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Automated bottle identification at Goody Goody Liquor

Supplier: Datalogic
05 October, 2012

Goody Goody Liquor recently went from a manual to an automated process for faster, error-free and secure shipments to their wholesale liquor customers.

Goody Goody Liquor, a Class B Liquor Distributor, located in Dallas Texas, USA, has been in business since 1964 employing 150 people in three wholesale locations and nine retail locations, and has an excellent reputation for outstanding quality and price.

The problem

Goody Goody Liquor ships Liquor, Wine, Beer and accessories from the Dallas Texas Distribution Center to bars and restaurants in their geographical area. Prior to the installation of the current system, all order processing and tax stamp labelling was performed by hand requiring the full time attention of up to eight employees.

According to Goody Goody IT/Development Manager, Anthony Smith, this process was both time-consuming and prone to error and theft. These problems have virtually disappeared after the installation of the automated order processing system by Cornerstone Automation Systems Incorporated (CASI) that fully automated the order processing and tax stamp application process.

System overview of the new solution

The automatic order processing system from CASI utilises tabletop chain conveyors, fixed position barcode scanners, vision systems, label applicator, conveyor control and software to automate the process.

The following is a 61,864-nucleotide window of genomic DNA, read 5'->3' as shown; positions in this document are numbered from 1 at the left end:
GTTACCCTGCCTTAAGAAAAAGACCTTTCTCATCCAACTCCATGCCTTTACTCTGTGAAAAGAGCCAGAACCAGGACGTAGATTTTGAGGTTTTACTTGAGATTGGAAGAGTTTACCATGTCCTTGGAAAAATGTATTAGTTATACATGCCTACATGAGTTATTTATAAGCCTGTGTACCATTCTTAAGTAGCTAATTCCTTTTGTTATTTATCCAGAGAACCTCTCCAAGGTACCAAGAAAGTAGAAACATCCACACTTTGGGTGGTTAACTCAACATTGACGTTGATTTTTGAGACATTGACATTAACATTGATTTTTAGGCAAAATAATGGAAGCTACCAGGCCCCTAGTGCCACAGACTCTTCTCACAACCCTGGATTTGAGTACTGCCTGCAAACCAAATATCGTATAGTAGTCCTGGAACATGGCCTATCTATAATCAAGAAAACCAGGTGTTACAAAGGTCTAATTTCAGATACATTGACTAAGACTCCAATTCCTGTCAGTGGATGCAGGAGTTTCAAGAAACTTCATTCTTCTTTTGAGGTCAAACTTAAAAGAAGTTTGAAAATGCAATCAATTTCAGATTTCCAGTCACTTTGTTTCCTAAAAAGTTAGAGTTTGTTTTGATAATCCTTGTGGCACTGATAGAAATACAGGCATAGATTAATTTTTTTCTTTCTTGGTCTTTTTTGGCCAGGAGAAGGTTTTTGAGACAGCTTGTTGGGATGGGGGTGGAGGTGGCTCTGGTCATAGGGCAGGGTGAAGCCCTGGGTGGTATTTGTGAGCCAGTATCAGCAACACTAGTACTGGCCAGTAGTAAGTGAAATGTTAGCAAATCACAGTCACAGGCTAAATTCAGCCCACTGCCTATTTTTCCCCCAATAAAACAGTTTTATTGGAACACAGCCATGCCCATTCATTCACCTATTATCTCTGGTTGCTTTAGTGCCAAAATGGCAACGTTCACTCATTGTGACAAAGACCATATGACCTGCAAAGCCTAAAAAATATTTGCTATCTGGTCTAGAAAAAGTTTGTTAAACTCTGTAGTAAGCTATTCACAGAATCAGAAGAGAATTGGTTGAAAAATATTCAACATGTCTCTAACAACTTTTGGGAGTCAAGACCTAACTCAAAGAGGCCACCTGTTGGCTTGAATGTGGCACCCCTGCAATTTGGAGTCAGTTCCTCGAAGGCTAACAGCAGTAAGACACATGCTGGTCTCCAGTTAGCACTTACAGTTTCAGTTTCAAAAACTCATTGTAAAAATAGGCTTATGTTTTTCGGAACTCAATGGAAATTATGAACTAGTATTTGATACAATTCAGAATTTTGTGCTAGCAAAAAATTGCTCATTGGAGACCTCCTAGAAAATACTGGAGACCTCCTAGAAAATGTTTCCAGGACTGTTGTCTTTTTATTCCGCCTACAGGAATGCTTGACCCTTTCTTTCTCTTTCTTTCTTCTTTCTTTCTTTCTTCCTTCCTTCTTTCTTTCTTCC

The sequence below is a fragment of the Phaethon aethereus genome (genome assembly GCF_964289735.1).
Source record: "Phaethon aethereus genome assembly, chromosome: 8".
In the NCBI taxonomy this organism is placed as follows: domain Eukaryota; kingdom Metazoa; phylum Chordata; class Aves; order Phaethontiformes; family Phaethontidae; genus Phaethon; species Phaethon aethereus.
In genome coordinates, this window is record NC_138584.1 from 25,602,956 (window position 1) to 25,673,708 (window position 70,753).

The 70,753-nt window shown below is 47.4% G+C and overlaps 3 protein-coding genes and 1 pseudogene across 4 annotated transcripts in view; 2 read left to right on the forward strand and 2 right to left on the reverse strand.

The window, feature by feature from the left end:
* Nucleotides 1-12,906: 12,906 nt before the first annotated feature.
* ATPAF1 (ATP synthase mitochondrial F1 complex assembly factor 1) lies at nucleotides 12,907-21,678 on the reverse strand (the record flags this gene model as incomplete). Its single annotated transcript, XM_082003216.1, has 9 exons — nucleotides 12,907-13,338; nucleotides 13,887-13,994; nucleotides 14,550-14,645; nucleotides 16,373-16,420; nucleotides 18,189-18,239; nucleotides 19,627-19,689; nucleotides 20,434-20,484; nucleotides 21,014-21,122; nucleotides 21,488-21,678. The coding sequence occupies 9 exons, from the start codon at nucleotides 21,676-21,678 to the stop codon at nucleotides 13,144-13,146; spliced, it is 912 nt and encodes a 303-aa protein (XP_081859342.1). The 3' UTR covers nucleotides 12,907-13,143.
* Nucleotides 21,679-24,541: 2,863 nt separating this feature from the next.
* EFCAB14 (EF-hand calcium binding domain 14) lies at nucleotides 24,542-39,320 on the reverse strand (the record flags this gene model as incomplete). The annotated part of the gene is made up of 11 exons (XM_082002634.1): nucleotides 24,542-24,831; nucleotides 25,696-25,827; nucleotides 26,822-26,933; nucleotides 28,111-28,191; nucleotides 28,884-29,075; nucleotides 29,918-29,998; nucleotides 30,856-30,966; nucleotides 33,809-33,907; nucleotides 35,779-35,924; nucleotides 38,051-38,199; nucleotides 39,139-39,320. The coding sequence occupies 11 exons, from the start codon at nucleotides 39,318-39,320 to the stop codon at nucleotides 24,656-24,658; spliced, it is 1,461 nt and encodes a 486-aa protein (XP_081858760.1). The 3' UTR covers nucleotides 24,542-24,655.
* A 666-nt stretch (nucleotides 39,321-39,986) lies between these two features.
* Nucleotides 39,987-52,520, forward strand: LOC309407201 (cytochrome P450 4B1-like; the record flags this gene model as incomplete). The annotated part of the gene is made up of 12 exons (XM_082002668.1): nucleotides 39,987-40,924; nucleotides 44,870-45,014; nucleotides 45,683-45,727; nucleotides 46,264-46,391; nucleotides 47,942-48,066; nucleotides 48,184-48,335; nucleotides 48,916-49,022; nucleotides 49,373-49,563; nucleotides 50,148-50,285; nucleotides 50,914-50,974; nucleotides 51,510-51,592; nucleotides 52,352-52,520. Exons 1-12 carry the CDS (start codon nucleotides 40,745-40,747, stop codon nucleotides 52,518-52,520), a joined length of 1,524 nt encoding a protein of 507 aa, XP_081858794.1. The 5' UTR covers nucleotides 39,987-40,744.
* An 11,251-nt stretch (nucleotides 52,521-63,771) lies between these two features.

At the beginning of a run, the system uses a communication module to get the order information from the Goody Goody Liquor Enterprise System. This data contains the expected UPC barcodes from the order. A custom modification enables conversion of the 6 digit UPC-E to their twelve digit uncompressed version.

After the data for the order is downloaded, the system announces via a pre-recorded .wav file that it is ready to run. Bottles are placed on the conveyor and the array of eight Matrix 2000TM bar code scanners from Datalogic read the UPC barcode from all the positions the numerous manufacturers have placed them.

The Matrix 2000 was chosen for this application due to its ability to decode low contrast barcodes at up to a 70-degree pitch or skew angle, as well as a 360-degree tilt.

Once the bottles have been identified, they travel to the label applicator where the Tax stamp is applied. The bottle is tracked from the induct photo eye to the labeller using an encoder. The system measures each bottles diameter and placed the label in the centre of the bottle, a critical feature, as bottles vary from 2.5 to 8 inches.

As the stamp is fed onto the bottle, a Vision System is used to capture the stamp number using the OCR tool. The tax stamp information is included in the customers shipping paperwork for the order providing proof each bottle has a tax stamp number. These OCR images can be saved as well to a hard drive. Once the stamp is on the bottle, it is seated with an air knife and a secondary wipe brush.

Finally, a colour vision system is used to positively verify that a properly seated tax stamp is on the bottle. Great care is made to ensure the tax stamp has been captured and is on the bottle, as missing stamps have caused bars to lose their liquor licenses in the past.

Bottles that cannot be processed due to an unreadable barcode or failure of the OCR Capture or Label Verification are diverted to an exception lane.

Benefits from the new efficiency

Process Improvements have been dramatic and produced a rapid payback on the original investment. Order processing is significantly faster and shipping errors have been drastically reduced.

These gains allow Goody Goody Liquor to get their orders out the door faster and more efficiently than before providing an advantage over their competition.

"The conveyors have improved accuracy, reduced headcount and sped the processing of orders," Anthony Smith, Goody Goody IT/development manager, said.

"We have gone from being known for the worst service in Dallas to the best in the space of one year."